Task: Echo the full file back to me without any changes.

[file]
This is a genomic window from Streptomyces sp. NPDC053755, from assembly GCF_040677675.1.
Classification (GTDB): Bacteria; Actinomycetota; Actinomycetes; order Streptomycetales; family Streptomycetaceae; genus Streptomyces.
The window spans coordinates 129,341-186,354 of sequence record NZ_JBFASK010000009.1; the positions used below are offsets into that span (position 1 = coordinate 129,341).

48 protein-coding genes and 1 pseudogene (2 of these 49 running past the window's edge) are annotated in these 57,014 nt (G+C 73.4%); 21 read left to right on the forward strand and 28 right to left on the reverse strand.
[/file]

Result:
This is a genomic window from Streptomyces sp. NPDC053755, from assembly GCF_040677675.1.
Classification (GTDB): Bacteria; Actinomycetota; Actinomycetes; order Streptomycetales; family Streptomycetaceae; genus Streptomyces.
The window spans coordinates 129,341-186,354 of sequence record NZ_JBFASK010000009.1; the positions used below are offsets into that span (position 1 = coordinate 129,341).

48 protein-coding genes and 1 pseudogene (2 of these 49 running past the window's edge) are annotated in these 57,014 nt (G+C 73.4%); 21 read left to right on the forward strand and 28 right to left on the reverse strand.